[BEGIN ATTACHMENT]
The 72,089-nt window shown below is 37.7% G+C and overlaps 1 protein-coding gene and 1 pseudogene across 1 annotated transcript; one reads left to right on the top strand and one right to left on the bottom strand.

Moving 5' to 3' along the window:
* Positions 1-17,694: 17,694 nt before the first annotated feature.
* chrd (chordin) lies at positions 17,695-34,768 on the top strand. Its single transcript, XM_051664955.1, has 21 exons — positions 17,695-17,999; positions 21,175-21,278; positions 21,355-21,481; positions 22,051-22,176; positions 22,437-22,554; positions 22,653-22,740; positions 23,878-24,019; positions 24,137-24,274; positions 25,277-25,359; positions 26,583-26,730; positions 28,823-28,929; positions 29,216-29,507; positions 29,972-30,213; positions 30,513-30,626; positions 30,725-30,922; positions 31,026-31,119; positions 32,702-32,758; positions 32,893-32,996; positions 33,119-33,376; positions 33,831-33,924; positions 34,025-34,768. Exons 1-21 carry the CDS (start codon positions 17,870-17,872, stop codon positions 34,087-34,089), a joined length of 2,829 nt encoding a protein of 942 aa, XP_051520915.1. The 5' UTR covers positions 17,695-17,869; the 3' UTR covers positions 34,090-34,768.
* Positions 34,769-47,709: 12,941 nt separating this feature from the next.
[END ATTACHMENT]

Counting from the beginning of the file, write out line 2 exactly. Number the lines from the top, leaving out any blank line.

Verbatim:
Moving 5' to 3' along the window: